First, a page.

The Trouble With Pharma

Dec. 31, 2019 3:25 AM ETPFE, TEVA, NVS, VTRS, PJP, XPH, SMPQY, IHE, PPH, ARBQY, PILL, FTXH9 Comments5 Likes


  • The industry has long been facing headwinds from lawsuits regarding the opioid crisis and price manipulation.
  • India and China are major players in the segment and are only getting stronger.
  • Most prominent players have laid off workers and shut down facilities.
  • This idea was discussed in more depth with members of my private investing community, The Lead-Lag Report. Get started today »

Success is not final; failure is not fatal: it is the courage to continue that counts.

- Winston Churchill

Not all companies are scared of a drug losing patent protection. Generics are drugs identical in chemical composition to the original medicines, and hence, rely heavily on the expiration of patents to drive profits.

The share of generics in the pharmaceutical market has increased between 2006 and 2016, from 52% to 70% in value and from 16% to 23% in volume. Moreover, the FDA approved a record number of generics in 2018.

The stocks saw a good time in that period.

Trouble from all sides

Investors in generics manufacturing companies haven’t been on vacation for quite some time now. Stock worries have been prevalent because of a stress on margins because:

  • Trump’s administration expedited FDA approvals of new generics manufacturers to contain healthcare costs
  • Pharmacy benefit managers have colluded to negotiate better margins for themselves

Another set of worries based out of contingent liabilities has not helped the stock prices:

  • Opioid lawsuits have the settlement valued at around $48 billion for the industry as a whole. They have been brought to light repeatedly by Presidential candidates, and the noise is destined only to increase as we near the 2020 elections.
  • Allegations of market manipulation and collusion have got the FBI knocking doors now. 20 drug makers have been charged for price-fixing of more than 100 drugs, costing taxpayers billions of dollars.

The stocks have been draining for a long time. This May, 44 states brought price-fixing lawsuits against the top generics’ manufacturers, which caused a big fall in tickers.

While these players denied all allegations, it is not just the tickers that have been spelling out trouble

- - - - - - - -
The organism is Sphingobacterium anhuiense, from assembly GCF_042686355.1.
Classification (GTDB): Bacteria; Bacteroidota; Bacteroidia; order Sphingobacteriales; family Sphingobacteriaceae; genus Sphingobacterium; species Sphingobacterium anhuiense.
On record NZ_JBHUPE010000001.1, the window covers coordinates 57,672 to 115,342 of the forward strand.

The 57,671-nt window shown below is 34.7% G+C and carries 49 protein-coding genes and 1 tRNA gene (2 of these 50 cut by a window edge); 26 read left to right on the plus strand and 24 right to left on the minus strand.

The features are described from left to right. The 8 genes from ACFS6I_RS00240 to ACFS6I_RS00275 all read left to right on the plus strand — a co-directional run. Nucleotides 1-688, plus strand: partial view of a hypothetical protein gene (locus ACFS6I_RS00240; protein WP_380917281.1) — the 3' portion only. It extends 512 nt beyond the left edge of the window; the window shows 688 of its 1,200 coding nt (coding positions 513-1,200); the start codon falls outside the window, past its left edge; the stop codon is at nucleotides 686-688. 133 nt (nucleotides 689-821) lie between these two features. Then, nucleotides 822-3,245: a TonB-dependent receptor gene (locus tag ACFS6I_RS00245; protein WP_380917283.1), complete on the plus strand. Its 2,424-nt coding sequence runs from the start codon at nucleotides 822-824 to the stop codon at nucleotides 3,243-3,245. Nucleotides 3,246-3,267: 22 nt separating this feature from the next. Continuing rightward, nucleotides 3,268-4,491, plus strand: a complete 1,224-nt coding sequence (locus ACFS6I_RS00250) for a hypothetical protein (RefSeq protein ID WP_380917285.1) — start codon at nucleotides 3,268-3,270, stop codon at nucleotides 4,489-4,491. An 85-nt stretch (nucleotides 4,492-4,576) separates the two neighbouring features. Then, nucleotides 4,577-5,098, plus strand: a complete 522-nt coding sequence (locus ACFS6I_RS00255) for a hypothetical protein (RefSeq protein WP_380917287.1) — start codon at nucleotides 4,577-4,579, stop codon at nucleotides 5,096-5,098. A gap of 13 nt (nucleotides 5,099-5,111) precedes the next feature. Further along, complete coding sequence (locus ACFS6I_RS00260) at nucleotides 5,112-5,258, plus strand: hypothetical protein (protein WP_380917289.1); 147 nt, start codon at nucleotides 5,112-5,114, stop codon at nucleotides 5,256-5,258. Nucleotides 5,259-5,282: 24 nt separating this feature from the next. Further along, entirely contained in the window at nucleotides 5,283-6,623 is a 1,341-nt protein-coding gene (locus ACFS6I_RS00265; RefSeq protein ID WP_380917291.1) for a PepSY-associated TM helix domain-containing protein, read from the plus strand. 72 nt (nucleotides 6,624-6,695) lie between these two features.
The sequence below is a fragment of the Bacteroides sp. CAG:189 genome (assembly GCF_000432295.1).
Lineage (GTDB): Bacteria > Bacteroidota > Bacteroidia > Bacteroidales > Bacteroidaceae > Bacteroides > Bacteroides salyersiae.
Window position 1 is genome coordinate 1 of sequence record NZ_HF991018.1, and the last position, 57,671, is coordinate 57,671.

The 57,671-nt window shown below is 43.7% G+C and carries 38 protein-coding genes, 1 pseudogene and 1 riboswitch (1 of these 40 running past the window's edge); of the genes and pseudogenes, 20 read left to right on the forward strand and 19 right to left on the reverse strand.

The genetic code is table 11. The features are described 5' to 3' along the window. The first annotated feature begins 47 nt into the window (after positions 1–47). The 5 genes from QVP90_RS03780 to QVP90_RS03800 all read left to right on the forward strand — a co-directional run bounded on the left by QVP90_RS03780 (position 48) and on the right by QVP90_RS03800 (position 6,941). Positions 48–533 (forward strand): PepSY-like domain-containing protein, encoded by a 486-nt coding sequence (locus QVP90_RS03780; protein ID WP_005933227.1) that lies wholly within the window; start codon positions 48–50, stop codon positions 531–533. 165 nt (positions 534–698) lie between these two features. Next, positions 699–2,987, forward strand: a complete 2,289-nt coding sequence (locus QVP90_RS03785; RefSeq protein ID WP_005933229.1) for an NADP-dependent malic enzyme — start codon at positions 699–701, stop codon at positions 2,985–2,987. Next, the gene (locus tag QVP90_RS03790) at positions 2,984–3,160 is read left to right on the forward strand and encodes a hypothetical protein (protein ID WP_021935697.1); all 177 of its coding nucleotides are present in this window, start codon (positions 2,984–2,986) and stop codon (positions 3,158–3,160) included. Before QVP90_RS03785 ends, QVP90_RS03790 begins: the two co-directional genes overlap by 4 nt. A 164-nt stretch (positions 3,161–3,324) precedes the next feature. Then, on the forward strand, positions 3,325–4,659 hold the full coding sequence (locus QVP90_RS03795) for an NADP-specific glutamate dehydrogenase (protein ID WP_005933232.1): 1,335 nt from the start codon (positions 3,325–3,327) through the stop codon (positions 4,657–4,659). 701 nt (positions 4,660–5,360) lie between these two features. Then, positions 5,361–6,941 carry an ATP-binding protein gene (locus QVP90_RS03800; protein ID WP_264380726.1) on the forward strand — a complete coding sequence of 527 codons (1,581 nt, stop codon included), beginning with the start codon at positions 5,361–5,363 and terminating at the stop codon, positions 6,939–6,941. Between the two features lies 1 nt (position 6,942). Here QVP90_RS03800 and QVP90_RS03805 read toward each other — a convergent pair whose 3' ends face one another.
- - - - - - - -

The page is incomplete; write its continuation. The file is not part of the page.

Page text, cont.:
Teva (TEVA) laid off 14,000 workers globally last year. Sun Pharma (OTCPK:SMPQY) closed down its Cranbury, New Jersey, manufacturing plant. Mylan (MYL) laid off more than 500 workers in West Virginia. Novartis (NVS), the parent company of Sandoz, closed eight facilities and axed more than 2,000 jobs.

The turmoil has been prevalent throughout the generics manufacturing community.

While everyone is scared of a recession, generics manufacturers might be waiting for it

A probable recession can be the silver lining that the industry might be waiting for. In April this year, Moody’s reported that a recession would lead to a boom for generics manufacturers as the liquidity crunch pushes patients towards cheaper drugs, and with doctors prescribing them.

The hypothesis is backed up by instances from the last recession of 2008. India, the largest manufacturer of generics, saw its exports increase to European countries, and American generics manufacturer Actavis saw its share price surge 40% in 4 months during the recession.

In case of a recession, this demand will absorb the increased supply from increased competition.

US manufacturers must not be very fond of the South-Asian counterparts

Meanwhile, the increased traction of Indian companies in the US generics industry is not the news investors have been waiting for. Four of the top ten generics manufacturers are Indian companies, and their foothold is only increasing in size.

Meanwhile, the awaited acquisition of a part of Sandoz’s business by Indian company Aurobindo Pharma (OTC:ARBQY) will make the latter much stronger. The South Asian player will become the second-largest dermatology player and the second-largest generics company by prescription. The deal will also give it access to additional projects under development and a huge sales team that represents 75% of all prescriptions in the US.


This is the longest the US economy has been without a recession. The trouble specific to the generics industry is still a long way from settling down, but we have got better at fighting a recession for sure. With the trade war and a decline in consumption, we have been living close to the edge.

Tickers are trading at value, but the growth is still iffy. The recession fears are escalating, and the trade war seems to be concluding. As the clouds clear because of the restructuring measures taken by the American players, investors can hope for increased operational efficiency as the market revives. They will be on the front foot to grab the revival in demand. Teva is one of those that have gone through major changes.

On the other hand, Mylan is the biggest player in the industry and is also merging with Pfizer’s (PFE) generics arm Upjohn. It can be a good bet as the market revives.

But both companies and investors should keep an eye out for South Asian players.

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This article was written by

Michael A. Gayed, CFA profile picture
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